The year is 1980: Malcolm Fraser’s Coalition government is in power. Perhaps without clearly realising it, Australians are nearing the end of a period of bipartisan political agreement on Indigenous issues and a shared faith in the ability of Indigenous people to rescue themselves from what they have suffered. The Northern Territory Land Rights Act,¹ begun by Whitlam and completed in modified form by Fraser, is the most obvious achievement, but there are others. The Department of Aboriginal Affairs, in the minds of more radical thinkers like Departmental Secretary Tony Ayers and Minister Fred Chaney, is intended within a few...

  8. Reflections on the history of Indigenous people’s struggle for human rights in Australia – What role could a treaty play?
    (pp. 41-50)
    William Jonas

    Let me first make two points about the history of the rights of Indigenous people in this country.

    First, Indigenous peoples’ struggle for recognition of their human rights remains to a large extent unfulfilled. Consequently, the struggle is not, and has never been, well reflected in Australian law. Second, human rights continue to be poorly and rather patchily implemented in our legal system. A focus on human rights in Australian law would therefore leave us missing at least half the story of the struggle for recognition by Indigenous peoples in this country.

    Accordingly, I intend to provide an overview of...

  9. The political aspects of creating a treaty
    (pp. 51-70)
    Roderic Pitty

    The contemporary project of creating a treaty within Australia, yet with international standing, to recognise Indigenous peoples as original owners of this land has grown in significance in the last three decades, since it was raised in a modern political context by Jack Davis, then President of the Western Australian Aboriginal Association. Davis had sent a pamphlet to the Federal Council for the Advancement of Aborigines and Torres Strait Islanders (FCAATSI) which included a new proposal about the need for a treaty to be signed by leaders of European and Aboriginal communities. At that time Jack Horner was the FCAATSI...

  10. From enforceability to feel-good: notes on the pre-history of the recent treaty debate
    (pp. 71-88)
    Tim Rowse

    On 26 April 1979, Dr HC Coombs called together a number of friends and colleagues in Canberra to discuss a new approach to the public debate about Indigenous affairs. Five months earlier, he had circulated a memo in which he observed a faltering in the pace of reform in Aboriginal affairs. What could he and his friends do to sustain and to entrench the reforms initiated in the 1970s? One of those friends, Judith Wright, later recalled that they agreed to form the ‘Aboriginal Treaty Committee, whose objectives would include:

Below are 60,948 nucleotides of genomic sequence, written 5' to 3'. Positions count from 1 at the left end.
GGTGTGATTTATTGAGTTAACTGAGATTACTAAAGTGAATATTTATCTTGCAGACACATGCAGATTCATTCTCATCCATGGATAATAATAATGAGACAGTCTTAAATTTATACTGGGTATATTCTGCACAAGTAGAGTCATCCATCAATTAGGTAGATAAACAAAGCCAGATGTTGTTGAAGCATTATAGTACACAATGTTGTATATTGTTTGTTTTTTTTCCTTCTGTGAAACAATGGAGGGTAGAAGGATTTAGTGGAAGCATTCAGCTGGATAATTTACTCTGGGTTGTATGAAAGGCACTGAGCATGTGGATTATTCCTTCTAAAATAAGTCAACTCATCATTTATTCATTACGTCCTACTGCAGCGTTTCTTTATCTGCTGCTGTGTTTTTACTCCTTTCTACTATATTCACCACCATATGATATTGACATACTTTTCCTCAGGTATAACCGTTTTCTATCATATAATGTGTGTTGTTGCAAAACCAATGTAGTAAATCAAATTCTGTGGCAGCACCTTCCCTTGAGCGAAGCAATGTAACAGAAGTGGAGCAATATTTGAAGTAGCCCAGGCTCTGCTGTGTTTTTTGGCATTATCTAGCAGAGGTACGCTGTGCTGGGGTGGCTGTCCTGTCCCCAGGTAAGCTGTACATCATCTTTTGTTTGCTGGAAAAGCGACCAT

the establishment of exclusive Commonwealth responsibility for all Aboriginal matters...

  11. The challenge for Australia: reconciling the Treaty
    (pp. 89-98)
    Sue Stanton

    It is my first duty today to acknowledge the Nyungar people on whose land we gather today. I acknowledge, and wish to express my deep appreciation to all the Aboriginal communities of this region, and also all the people from the various communities represented here today – local, national and international. I pay homage to their Ancestors and to all their living Elders and associated kin. I also extend greetings and good wishes to all non-Aboriginal and non-Indigenous people present here today and to all those who support the ideals of fairness and justice, for all.

    My second duty today...

  12. A treaty for whom? Indigenous jurisdictions and the treaty sideshow
    (pp. 99-104)
    Eddie Mabo Jnr

    My own traditional understanding of ownership is based on more than a symbolic gesture that unfortunately many now use like a cartoon ritual of recognition of country and kin that bears no tangible meaning to how Indigenous people recognise one another. We have always operated out of an understanding of our own and other jurisdictions to land and water. This is what makes us Indigenous people.